Santa Feans are fortunate to have a broad array of museums housing collections of brilliant, fun, quirky, beautiful and sometimes painful works of art, and artifacts of history. Spend some time wandering these glorious hubs of art and culture.

Georgia O'Keeffe Museum

217 Johnson St., 946-1000,

The spot to sit and soak in the genius of the Southwest's goddess of creativity herself. The white plaster walls highlight the minimalist aesthetic of works from museum's permanent collection. Check out the special tours Monday-Friday at 3 pm, led by artist Liz Brindley ($40, including general museum admission).

Museum of Contemporary Native Art

108 Cathedral Place, 983-8900,

Dedicated to showcasing progressive works by Native artists, this museum focuses not only on the Southwest, and not only on art that can hang on a wall. New Impressions is a group show on view until June 15, 2017, featuring works by contemporary Native printmakers. A mural installation by Daniel McCoy, inspired by underground comics and album covers, The Ceaseless Quest for Utopia, is on view until January 2018.

Museum of Indian Arts & Culture

710 Camino Lejo, 476-1269,

Native pottery and intricate jewelry make up the permanent collection at this Museum Hill venue. Paintings by renowned Onondaga/Nez Perce artist Frank Buffalo Hyde—colorful images with a political edge—are on display through January 2018.

Museum of International Folk Art

706 Camino Lejo, 476-1200,

A beloved, family-friendly collection filled with history, handmade textiles and folk art from cultures around the world. See Flamenco: From Spain to New Mexico, which explores the art of flamenco dance, through September 2017, or No Idle Hands: The Myths & Meanings of Tramp Art, through September 2018.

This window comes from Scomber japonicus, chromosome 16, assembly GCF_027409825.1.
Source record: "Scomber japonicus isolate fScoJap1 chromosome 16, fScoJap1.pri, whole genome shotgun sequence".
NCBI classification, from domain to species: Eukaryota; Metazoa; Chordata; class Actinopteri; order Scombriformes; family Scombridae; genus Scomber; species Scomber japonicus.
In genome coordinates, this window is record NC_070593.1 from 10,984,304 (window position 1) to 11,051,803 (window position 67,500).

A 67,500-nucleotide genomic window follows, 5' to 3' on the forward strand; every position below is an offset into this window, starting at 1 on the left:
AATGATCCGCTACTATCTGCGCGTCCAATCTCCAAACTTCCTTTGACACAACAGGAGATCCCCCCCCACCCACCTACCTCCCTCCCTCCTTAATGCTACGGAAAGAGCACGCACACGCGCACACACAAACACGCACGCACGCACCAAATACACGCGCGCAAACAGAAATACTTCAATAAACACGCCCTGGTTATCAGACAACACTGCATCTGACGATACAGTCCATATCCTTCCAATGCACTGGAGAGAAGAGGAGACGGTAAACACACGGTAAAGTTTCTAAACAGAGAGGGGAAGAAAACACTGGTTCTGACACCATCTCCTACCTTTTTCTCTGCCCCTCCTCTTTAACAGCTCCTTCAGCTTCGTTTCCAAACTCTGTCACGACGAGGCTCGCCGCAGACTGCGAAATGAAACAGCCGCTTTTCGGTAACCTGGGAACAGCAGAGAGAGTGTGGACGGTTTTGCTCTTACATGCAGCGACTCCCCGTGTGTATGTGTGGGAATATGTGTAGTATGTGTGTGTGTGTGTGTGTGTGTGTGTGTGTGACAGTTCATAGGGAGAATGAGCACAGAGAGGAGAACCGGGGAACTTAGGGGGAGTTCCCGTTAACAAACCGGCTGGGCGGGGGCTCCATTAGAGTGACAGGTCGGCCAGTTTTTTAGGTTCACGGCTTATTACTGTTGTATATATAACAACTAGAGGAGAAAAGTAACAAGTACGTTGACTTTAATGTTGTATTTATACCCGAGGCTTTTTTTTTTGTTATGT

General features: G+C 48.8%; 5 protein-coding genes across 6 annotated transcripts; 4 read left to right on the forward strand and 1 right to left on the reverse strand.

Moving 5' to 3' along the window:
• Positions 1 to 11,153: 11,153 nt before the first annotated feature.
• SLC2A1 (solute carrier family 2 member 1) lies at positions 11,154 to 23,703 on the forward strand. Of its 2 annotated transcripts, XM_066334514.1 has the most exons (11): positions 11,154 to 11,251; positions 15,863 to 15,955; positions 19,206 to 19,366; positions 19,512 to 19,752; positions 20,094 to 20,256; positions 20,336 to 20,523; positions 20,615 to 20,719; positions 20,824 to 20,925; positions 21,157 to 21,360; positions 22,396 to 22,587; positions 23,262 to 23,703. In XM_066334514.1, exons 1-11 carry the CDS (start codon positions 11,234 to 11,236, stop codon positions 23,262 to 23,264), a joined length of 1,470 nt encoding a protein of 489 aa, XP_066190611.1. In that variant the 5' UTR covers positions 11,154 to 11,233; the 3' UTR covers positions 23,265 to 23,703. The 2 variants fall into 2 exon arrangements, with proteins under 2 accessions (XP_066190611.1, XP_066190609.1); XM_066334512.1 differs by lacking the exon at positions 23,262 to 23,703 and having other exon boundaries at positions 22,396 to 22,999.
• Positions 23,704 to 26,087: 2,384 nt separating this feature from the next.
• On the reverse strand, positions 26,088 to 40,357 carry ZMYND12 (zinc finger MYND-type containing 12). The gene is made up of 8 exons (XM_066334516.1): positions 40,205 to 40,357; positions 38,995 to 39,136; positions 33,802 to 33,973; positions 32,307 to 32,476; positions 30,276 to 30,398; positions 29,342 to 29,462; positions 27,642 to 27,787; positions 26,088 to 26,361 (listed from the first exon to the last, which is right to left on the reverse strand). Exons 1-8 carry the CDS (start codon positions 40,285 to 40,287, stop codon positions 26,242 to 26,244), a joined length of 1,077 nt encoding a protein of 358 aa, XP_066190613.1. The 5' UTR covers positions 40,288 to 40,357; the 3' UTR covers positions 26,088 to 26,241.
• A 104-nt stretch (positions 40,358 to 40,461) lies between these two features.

Museum of Spanish Colonial Art

750 Camino Lejo, 982-2226,

The only museum of its kind in the country, it focuses on the Spanish colonial era in America, featuring authentic Spanish artwork in a Saltillo-tiled space that feels like an old adobe hacienda. Shows include Mirror, Mirror: Portraits of Frida Kahlo, which delves extensively into Kahlo's life as an artist, lover and revolutionary, through October 2017.

New Mexico History Museum

113 Lincoln Ave., 476-5200,

A time capsule of state history takes visitors on a chronological journey through New Mexico history, from prehistory to modern times. See religious artifacts from around New Mexico, including bultos and retablos in Tesoros de Devoción, or learn about the legendary Fred Harvey Company (and its Harvey Girls) in the long-term display Setting the Standard.

New Mexico Museum of Art

107 W Palace Ave., 476-5072,

See historic works from New Mexico, a rotating exhibit repertoire and an internationally famous roster of drawings from artists like Picasso and Cézanne in the exhibit Lines of Thought, or explore subversive photography with artists Meggan Gould and Andy Mattern in Light Tight, both through Sept. 17, 2017.

Palace of the Governors

105 W Palace Ave., 476-5100,

In the 1600s, this low adobe building was the seat of government from which Spain reigned over the entire Southwest. Now, it houses art and artifacts from the state's long history. Don't miss the contemporary exhibits too, like Out of the Box, which features cigar box art through October 2017.

El Rancho de las Golondrinas

334 Los Pinos Road, 471-2261,

This living history museum occupies 200 acres of land shaded by giant cottonwoods and dotted with buildings, some of which date to the 1700s, when it was a trading stop along the Camino Real. Today it is the site of frequent re-enactments and events like the Herb and Lavender Festival, Harvest Festival and Renaissance Fair.

SITE Santa Fe

1606 Paseo de Peralta, 989-1199,

Expected to reopen with an expanded home in fall 2017, keep your eyes peeled so you don't miss whatever this innovative, contemporary space does next.

Wheelwright Museum of the American Indian

704 Camino Lejo, 986-4636,

Contemporary and historic Native textiles, artwork and a huge display of traditional jewelry illuminate traditional Indigenous life. Bits and Bridles: Treasures from the Southwest puts early Navajo equestrian gear in the spotlight.